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Why Vonage's TokBox Buy Is a Big Deal: Page 2 of 3

Continued from Page 1

Access Carriers Face Challenge Selling IP Services

Vonage bought TokBox from Spanish carrier Telefonica, which itself had picked up the company in 2012 as part of a massive move into digital, under the Telefonica Digital umbrella. Now, less than five years later, each company moves on.

Before the Telefonica acquisition, TokBox had raised $26 million in funding. It sold to Vonage for $35 million. Clearly, the value of the business changed little under Telefonica management. We have to ask why Telefonica didn't go forward with its initial plans for TokBox, or, alternatively, why TokBox appears to have struggled as part of Telefonica. While TokBox may have been unable to innovate inside a large company, I see Telefonica's struggle to leverage the TokBox acquisition as a reflection of the challenges access providers face in delivering value-added services in the IP age.

I believe carriers that operate large physical access networks (AT&T, Bell Canada, China Mobile, Deutsche Telekom, Orange, Telefonica, T-Mobile, Verizon, Vodafone, etc.) face two major roadblocks to being successful in delivering value-added services. Together, these may indicate that the future is a tiered structure with some companies providing the access/network layer and other companies providing the services layer. This is essentially how the IP-based Internet works today. Most users have an account with an ISP for their access, but don't use that company for services (email, search, social, purchases, maps, etc.). Other companies deliver those services over the top (OTT), just using the IP path to the endpoint.

The first challenge is the relationship between the services and the underlying network.

With IP, the network is abstracted from the actual service being delivered in the IP packets. Other than quality of service (QoS) and routing paths for security, the service (application) and the network have minimal intelligent interaction. This is a dilemma for access carriers. One key way an access carrier can differentiate is to integrate its own OTT offering into its underlying network in such a way as to deliver a differentiated experience. The challenge is that while the existing access customers may adopt the service, nobody outside that base would likely do so.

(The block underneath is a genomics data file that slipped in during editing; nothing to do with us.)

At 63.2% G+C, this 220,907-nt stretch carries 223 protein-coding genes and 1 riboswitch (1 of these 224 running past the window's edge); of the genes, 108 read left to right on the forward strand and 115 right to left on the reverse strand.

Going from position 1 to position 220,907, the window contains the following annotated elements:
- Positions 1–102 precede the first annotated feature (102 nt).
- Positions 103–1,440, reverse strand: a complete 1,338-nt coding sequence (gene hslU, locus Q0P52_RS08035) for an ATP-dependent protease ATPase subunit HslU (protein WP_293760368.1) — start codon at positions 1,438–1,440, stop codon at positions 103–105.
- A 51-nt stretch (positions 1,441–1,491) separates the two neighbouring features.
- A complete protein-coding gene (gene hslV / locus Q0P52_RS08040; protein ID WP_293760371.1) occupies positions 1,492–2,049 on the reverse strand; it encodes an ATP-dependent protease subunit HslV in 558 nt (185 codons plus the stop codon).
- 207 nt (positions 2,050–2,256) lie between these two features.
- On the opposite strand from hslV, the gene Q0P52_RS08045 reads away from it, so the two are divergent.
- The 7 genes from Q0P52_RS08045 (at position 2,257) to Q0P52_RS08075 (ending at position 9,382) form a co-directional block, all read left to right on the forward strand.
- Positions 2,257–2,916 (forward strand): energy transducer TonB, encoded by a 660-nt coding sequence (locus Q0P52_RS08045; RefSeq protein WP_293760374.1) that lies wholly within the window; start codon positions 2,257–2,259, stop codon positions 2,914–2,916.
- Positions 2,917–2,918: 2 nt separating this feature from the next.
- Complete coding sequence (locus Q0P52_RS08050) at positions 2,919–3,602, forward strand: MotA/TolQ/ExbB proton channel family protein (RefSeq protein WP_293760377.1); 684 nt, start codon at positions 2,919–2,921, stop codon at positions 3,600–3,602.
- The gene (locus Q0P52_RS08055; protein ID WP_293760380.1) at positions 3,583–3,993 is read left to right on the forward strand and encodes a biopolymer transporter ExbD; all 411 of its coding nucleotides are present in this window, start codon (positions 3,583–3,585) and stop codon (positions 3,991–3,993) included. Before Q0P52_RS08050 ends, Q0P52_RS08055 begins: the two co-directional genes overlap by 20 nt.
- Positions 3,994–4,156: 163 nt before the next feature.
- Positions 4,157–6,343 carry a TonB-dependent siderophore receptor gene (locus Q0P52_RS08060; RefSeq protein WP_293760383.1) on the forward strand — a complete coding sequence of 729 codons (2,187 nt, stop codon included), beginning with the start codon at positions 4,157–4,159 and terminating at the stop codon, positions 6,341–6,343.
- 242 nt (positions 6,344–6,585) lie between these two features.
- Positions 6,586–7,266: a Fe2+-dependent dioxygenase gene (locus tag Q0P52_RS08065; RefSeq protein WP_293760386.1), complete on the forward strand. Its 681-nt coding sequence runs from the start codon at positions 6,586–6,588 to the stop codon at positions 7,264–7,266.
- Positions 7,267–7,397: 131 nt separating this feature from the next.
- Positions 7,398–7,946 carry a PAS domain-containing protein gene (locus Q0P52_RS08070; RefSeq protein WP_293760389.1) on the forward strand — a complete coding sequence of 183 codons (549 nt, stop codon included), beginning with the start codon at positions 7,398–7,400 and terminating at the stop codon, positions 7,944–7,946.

The access market is very fractured. Let's use the wireless market as an example, with AT&T and Verizon each holding less than 4% of global subscriptions, according to World Atlas statistics. This is an issue of size versus reach.

Assume for a moment availability of a new IP-delivered communications service that 100% of Internet users want, either from their access or OTT providers. As an access provider, if AT&T or Verizon were successful in getting 50% adoption for that service from its access customers, that would translate into a 2% global share (half of the 4%). If an OTT player like Facebook or Google were to deliver a solution that has broader traction and captured 20% share of the users on the new service, that user base would be 10 times larger than the access user base -- and in cloud, scale generally wins. In summary, delivering services that are tightly integrated with the underlying access network may drive initial adoption, but the attainable scale in an Internet world is not sufficient to compete with the volume OTT vendors can achieve cross the entire Internet-connected population.

The second major factor is early adoption and success.

Any new service or technology goes through an adoption process over time as it is used and optimized. The process typically begins with early adopters, representing a small segment of the market. In most new areas, the early adopters provide the test beds and feedback to iterate the solution for mass adoption. Again, market fracture becomes a challenge for access carriers to lead in this process.

If an access carrier with a 10% access subscriber share brings a new service to market that only interests 5% of the overall market at that point in the adoption curve, the access carrier will have the same 5% of its 10%, or 0.5% of the total market. Additionally, because of market forces an access carrier's early adopters will, in all probability, be predominately from its own geographic area – and this in turn would reduce the value of feedback for generating more global offers. Again, an OTT player doesn't have the same access restriction, so can market across all carrier access providers equally. The ability to gain early adopters that can help shape global offers is critical. By limiting the early adopters to a geographic area or access network almost assures the resulting services will be challenged to get broader acceptance. This again leads to the OTT vendor having an advantage through the innovation period due to the larger diverse footprint.

Continue to Page 3: What About TokBox?